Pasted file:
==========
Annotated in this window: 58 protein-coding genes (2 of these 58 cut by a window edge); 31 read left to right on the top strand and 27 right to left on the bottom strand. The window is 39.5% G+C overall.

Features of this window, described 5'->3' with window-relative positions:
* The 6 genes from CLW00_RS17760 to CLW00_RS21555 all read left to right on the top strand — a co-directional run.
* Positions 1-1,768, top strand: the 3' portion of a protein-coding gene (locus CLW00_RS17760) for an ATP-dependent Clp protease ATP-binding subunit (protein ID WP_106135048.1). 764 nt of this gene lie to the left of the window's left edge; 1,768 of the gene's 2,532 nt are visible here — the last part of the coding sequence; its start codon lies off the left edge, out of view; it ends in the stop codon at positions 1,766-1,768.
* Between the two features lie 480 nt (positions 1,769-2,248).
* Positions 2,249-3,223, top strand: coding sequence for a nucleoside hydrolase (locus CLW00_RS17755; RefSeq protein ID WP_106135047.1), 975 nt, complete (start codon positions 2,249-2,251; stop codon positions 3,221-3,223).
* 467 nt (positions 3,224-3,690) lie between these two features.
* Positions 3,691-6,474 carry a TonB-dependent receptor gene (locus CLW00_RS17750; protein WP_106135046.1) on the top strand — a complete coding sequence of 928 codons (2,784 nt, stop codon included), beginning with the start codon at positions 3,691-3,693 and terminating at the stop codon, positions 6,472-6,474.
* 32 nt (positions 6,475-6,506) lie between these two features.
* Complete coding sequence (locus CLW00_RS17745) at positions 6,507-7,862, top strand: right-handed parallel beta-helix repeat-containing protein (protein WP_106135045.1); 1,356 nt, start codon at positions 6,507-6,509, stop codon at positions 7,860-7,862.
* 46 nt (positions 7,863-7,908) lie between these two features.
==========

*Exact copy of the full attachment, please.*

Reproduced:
Annotated in this window: 58 protein-coding genes (2 of these 58 cut by a window edge); 31 read left to right on the top strand and 27 right to left on the bottom strand. The window is 39.5% G+C overall.

Features of this window, described 5'->3' with window-relative positions:
* The 6 genes from CLW00_RS17760 to CLW00_RS21555 all read left to right on the top strand — a co-directional run.
* Positions 1-1,768, top strand: the 3' portion of a protein-coding gene (locus CLW00_RS17760) for an ATP-dependent Clp protease ATP-binding subunit (protein ID WP_106135048.1). 764 nt of this gene lie to the left of the window's left edge; 1,768 of the gene's 2,532 nt are visible here — the last part of the coding sequence; its start codon lies off the left edge, out of view; it ends in the stop codon at positions 1,766-1,768.
* Between the two features lie 480 nt (positions 1,769-2,248).
* Positions 2,249-3,223, top strand: coding sequence for a nucleoside hydrolase (locus CLW00_RS17755; RefSeq protein ID WP_106135047.1), 975 nt, complete (start codon positions 2,249-2,251; stop codon positions 3,221-3,223).
* 467 nt (positions 3,224-3,690) lie between these two features.
* Positions 3,691-6,474 carry a TonB-dependent receptor gene (locus CLW00_RS17750; protein WP_106135046.1) on the top strand — a complete coding sequence of 928 codons (2,784 nt, stop codon included), beginning with the start codon at positions 3,691-3,693 and terminating at the stop codon, positions 6,472-6,474.
* 32 nt (positions 6,475-6,506) lie between these two features.
* Complete coding sequence (locus CLW00_RS17745) at positions 6,507-7,862, top strand: right-handed parallel beta-helix repeat-containing protein (protein WP_106135045.1); 1,356 nt, start codon at positions 6,507-6,509, stop codon at positions 7,860-7,862.
* 46 nt (positions 7,863-7,908) lie between these two features.